What is your Top 10 List for Passing an FDA Audit?
If you are running into challenges, such as too many critical post release CAPA’s or your medical device projects are always running late…maybe it’s time to put together a Top 10 List. Especially when facing an FDA Audit.
I know (we) engineering types don’t always appreciate guidance the quality folks share with us – particularly regarding compliance best practices – but experience has shown (over the long haul) that following their advice ‘proactively’ provides giant benefits to the R&D team.
In other words, by following the “Intent” of FDA guidelines (before, during and after a product is built and released) we will experience reduced time-to-market and higher quality products…that are routinely delivered on time.
Advantu has put together a whitepaper, describing the Top 10 Things You Need to Ace an FDA Audit – which teams continually ask us to send to them.
But it’s not the complete story.
This list provides (more than) Quality best practices, it also contributes to higher quality products being built & delivered…because it’s complementary with software development best practices.
The FDA requires medical device manufacturers to follow their guidance, in order for them to implement processes designed to build/release products which are safe for patients and easier to operate/manage for the entire hospital staff, including nurses, doctors and their IT department.
Implementing and executing the intent of FDA guidance ensures you’ll utilize best practices throughout the entire product development and delivery lifecycle, with nothing left to chance. Pretty much everything has been planned for, so all you have to do is execute (and document the execution of your plans) and you’ll end up being able to repeatedly design/build/deliver high quality products…on a consistent basis…without experiencing any ugly surprises.
Here are the First 5 Top ‘Things’ from our Whitepaper:
- Perform a Compliance Gap Assessment and follow-on Mock FDA Audit
- Define the starting point before beginning the journey
- Prioritize Gap Assessment and Mock Audit remediation recommendations
- Risk identification, with corrective action correlation is key
Imagine how much this feedback would aid your SDLC; the whole point of FDA/ISO compliance is to ensure you’re following FDA and SDLC best practices throughout the life of the project – those benefits are measurable & help make sure your entire organization is on the same page.
- Make Process Improvement a Priority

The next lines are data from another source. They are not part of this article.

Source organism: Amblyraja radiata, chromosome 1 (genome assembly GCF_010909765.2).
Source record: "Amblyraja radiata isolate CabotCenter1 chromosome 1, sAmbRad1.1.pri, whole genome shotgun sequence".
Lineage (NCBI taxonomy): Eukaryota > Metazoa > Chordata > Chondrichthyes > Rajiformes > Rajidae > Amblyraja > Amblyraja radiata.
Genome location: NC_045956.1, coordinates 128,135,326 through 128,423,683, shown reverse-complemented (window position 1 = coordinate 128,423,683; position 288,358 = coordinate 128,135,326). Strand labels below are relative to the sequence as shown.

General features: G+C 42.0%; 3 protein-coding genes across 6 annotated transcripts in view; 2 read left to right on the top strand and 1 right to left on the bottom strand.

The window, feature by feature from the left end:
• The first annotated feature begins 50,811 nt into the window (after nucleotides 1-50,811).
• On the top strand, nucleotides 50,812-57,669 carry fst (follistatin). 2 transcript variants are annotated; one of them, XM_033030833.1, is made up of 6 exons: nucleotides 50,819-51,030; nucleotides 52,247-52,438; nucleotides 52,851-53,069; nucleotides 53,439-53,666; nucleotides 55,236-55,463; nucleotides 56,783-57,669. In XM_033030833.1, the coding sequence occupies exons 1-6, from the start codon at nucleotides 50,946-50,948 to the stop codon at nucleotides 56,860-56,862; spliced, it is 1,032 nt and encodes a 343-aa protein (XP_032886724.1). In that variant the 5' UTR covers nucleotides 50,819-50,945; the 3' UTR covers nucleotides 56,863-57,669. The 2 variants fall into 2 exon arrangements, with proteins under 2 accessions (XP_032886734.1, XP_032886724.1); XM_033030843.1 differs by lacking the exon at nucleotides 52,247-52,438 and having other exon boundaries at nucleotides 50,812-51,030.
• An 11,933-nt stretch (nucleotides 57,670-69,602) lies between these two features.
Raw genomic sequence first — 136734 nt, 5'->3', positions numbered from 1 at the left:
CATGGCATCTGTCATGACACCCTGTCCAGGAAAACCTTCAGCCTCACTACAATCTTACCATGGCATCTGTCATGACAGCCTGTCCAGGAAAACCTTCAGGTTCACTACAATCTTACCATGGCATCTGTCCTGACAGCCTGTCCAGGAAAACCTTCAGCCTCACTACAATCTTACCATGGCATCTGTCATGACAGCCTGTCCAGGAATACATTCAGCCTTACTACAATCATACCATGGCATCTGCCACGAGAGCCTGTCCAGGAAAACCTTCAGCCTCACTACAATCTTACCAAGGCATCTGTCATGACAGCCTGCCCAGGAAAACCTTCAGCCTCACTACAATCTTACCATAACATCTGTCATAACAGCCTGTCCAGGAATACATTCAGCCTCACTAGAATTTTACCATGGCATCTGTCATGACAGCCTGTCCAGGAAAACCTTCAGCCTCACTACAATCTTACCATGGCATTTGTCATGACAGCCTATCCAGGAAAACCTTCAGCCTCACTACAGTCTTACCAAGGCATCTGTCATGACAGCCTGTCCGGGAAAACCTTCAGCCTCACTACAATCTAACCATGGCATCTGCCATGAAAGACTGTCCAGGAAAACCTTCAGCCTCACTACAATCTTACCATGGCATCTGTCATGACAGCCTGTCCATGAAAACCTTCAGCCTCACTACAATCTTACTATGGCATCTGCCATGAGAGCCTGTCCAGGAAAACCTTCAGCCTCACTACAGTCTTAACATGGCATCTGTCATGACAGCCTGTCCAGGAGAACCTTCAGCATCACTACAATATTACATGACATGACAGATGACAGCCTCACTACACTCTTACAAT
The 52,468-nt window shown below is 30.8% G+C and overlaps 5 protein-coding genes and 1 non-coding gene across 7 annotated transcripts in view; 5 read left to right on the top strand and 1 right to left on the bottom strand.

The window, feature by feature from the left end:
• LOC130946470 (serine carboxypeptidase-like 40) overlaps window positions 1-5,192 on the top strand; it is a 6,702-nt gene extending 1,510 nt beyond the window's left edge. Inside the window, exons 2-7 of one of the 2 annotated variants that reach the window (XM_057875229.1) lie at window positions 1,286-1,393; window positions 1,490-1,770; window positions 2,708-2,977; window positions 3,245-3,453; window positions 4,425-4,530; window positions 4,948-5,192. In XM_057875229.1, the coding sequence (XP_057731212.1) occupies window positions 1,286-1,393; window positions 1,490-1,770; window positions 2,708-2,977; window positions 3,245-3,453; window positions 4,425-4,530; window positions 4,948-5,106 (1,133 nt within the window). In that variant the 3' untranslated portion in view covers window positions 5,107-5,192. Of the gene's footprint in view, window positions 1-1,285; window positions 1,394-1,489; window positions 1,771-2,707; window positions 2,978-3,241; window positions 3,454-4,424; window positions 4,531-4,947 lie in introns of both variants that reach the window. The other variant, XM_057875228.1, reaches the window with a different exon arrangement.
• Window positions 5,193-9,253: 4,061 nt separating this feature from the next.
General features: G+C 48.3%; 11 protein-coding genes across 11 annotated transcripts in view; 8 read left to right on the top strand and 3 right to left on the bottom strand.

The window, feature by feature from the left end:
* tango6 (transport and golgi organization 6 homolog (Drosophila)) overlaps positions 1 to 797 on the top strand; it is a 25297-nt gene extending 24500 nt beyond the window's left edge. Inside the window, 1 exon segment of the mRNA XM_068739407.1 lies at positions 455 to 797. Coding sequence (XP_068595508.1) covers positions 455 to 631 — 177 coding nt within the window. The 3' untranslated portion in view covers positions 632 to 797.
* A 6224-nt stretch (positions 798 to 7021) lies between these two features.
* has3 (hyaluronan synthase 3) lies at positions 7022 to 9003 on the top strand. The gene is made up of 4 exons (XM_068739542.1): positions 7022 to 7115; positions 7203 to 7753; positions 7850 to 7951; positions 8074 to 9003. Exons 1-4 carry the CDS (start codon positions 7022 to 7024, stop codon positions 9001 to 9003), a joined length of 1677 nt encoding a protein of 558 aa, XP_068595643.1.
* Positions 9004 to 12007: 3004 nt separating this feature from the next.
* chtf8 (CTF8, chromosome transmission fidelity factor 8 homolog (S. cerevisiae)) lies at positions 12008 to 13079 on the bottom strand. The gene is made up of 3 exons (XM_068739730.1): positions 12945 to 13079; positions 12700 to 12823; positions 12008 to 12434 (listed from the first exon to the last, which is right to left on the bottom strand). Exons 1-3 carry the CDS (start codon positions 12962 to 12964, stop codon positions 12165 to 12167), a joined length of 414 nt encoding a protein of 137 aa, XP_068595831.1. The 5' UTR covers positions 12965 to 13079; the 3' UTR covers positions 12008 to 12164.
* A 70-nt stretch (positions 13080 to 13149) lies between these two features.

- Be proactive, versus reactive – and enjoy the benefits of ‘best practices’
If your entire organization is continually measuring their individual/collective processes, your chances of success continue to increase (year over year) on a consistent basis. No guessing and no stress with a new product release because…you’re hoping you didn’t miss anything critical.
- Close Training Gaps
- You are only as good as your team – make sure they’re fully up to speed
How often do we all say, ‘man we really need to get trained on that process…’, and then it’s forgotten until the next release? Or how about this: “If those people had been properly trained, they wouldn’t have missed that key step in the process…and that failed audit could’ve been prevented…”
- Enhance Validation and Process Controls
- Without reliable guardrails, the essence of ‘quality’ is an illusion
Face it, if you don’t measure your validation and process controls, you won’t know if you’re up to ‘best practice’ standards – and without proper validation and/or process controls, you’re going to be constantly reacting to bad news, big challenges and very unhappy customers. It’s just so much easier when you are fully compliant…because you dramatically reduce costly rework, and you eliminate product release fears entirely.
Half our business as a company, is providing QMS support for our medical device/biotech/biopharma clients; and it’s quite evident that a lot of mistakes are made in this area…due to either a lack of training or loss of domain knowledge when someone leaves their quality department.
And we’ve noticed, the gaps we find in an organization’s quality management system, directly impact their R&D/manufacturing capabilities on a regular basis. During the process of implementing quality ‘best practices’, our clients always have an epiphany regarding their software development lifecycle – those ‘aha’ moments when it all starts to make sense to them.
We’ve also observed that doing things right can be a huge confidence boost for the entire team…and an awesome stress reducer for upper management at time of release.
Do you have questions regarding QMS or SDLC ‘best practices’ – please send us a note:
Call: (858) 433-1588